LITTLE ROCK — Our last four cars have been purchased from the same dealership for a reason.
Leaving the showroom, we are confident that if something goes wrong, these guys are going to do us right. However that feeling is communicated, Bret Bielema and his assistants do it with football players.
Some members of Bielema’s first recruiting class at Arkansas grew up calling the Hogs, but many are converts, trusting enough in men they have known for a while to follow them to Madison, Wis., or Knoxville, Tenn., or Fayetteville, Ark. To them, the coach was more important than the campus.
A look at Arkansas’ signees speaks volumes about salesmanship and relationships:
• Bielema said in December that Wisconsin didn’t take many junior college players, but that when the Badgers were hurting for a safety, they scoured the country and found Tiquention Coleman at Georgia Military College. When Bielema was hired at Arkansas, he promised himself he would not pursue any previously contacted players unless they took the initiative. Coleman did that, sending Bielema a “pretty detailed message.” Bielema gave him a couple of days to think about it before getting back in touch and Coleman enrolled at Arkansas in January.
• Committed to Tennessee in June, offensive lineman Dan Skipper began to explore his options after Derek Dooley was fired in November. Bielema hired offensive coordinator Jim Chaney and offensive line coach Sam Pittman off the Tennessee staff in December. In late January, Skipper committed to Arkansas.
• Recruited by Kansas State as a defensive back, wide receiver Melvinson Hartfield was headed for Manhattan. Bielema hired KSU wide receiver coach Michael Smith in mid-January, Hartfield visited Fayetteville a short time later, and is a Razorback.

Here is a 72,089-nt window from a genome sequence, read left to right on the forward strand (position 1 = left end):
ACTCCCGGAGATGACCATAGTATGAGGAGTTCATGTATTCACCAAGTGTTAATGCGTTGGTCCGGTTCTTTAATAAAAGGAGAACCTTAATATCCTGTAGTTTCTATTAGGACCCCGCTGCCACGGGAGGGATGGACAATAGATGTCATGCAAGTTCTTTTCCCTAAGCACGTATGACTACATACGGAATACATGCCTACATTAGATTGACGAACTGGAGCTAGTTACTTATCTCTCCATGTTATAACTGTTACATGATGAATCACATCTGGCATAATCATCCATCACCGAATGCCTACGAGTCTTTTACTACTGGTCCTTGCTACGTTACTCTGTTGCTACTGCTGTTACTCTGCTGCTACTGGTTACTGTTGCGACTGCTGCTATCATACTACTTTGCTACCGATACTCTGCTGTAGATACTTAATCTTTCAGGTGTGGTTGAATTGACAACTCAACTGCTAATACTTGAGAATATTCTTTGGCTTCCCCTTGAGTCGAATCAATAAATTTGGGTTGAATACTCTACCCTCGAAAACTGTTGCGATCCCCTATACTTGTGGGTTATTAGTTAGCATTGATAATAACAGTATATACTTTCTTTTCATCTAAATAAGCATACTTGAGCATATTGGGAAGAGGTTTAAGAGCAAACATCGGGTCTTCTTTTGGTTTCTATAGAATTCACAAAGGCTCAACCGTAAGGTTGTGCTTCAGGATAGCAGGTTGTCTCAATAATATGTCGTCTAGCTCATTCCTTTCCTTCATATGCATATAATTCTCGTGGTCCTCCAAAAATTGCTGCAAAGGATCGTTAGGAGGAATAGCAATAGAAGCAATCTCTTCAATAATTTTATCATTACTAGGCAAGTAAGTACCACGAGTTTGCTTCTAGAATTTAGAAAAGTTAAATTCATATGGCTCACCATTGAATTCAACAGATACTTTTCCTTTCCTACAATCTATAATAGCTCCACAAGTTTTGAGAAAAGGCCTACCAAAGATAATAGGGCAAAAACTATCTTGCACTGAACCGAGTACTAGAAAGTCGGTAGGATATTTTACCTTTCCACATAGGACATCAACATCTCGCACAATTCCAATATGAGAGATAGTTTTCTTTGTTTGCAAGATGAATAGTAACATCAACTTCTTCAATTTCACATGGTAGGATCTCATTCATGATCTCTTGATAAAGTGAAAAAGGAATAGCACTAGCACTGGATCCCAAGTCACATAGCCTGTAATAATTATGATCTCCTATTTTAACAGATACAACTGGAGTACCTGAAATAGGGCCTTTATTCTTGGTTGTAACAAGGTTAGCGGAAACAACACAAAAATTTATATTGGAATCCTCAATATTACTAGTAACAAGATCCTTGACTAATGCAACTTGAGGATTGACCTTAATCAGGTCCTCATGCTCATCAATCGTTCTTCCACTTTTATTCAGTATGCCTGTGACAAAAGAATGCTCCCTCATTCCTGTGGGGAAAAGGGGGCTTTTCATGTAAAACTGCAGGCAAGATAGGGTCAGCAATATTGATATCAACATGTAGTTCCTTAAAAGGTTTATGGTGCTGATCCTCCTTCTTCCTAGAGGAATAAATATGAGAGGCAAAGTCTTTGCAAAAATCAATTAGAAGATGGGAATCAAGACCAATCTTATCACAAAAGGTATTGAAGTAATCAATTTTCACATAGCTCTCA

• Running back Denzell Evans committed to Houston, but coach Joel Thomas had talked with Evans about playing at Washington. Bielema hired Thomas in December and Evans jumped at an offer from Arkansas.
• Once committed to Georgia Tech, quarterback Damon Mitchell decided in October to visit Madison. When the folks who extended that invitation moved South, contact with Mitchell continued, and he signed on with Arkansas this week.
Cultivated and nurtured through the years, the Florida connections of Bielema, linebacker coach Randy Shannon, and others paid huge dividends. Our beat writer did some digging to determine that lineman Michael Aguirre in 2005 had been the only Razorback football signee out of South Florida in the past 10 years.
When highly touted running back Alex Collins signed on Thursday, he was the fourth this year from the fertile area. In years past, Arkansas coaches would be fortunate to get to speak to those players and the best salesmen can’t make a pitch if they don’t get in the door.
Even though Arkansas recruiters finished fast and the group is an upgrade from the commitments secured by the previous staff, the Razorbacks’ class ranks lower than the those signed by the other six teams in the Western Division of the SEC.
Apparently, recruiting services do not give much weight to progress of players while in junior college and the perception of Arkansas’ class might be a tad lower than it should be since five of the 23 are JC transfers. When those players signed in December, Bielema pulled no punches, saying the players “fit some immediate needs that we have just from watching film.” In other words, he and his assistants didn’t have to see the on-campus players in practice to know the defense needs help.
In turn, we should get an early read on this class since eight will start or play minutes the equivalent of a starter. The must-play group includes two defensive backs, two linebackers, and an offensive lineman from junior college, plus freshman tight end Hunter Henry, Collins, and punter Sam Irwin-Hill.
There are reasons to be enthused about this group. Given a full year on the job, this staff should do even better in 2014.
Harry King is sports columnist for Stephens Media’s Arkansas News Bureau. His email address is firstname.lastname@example.org.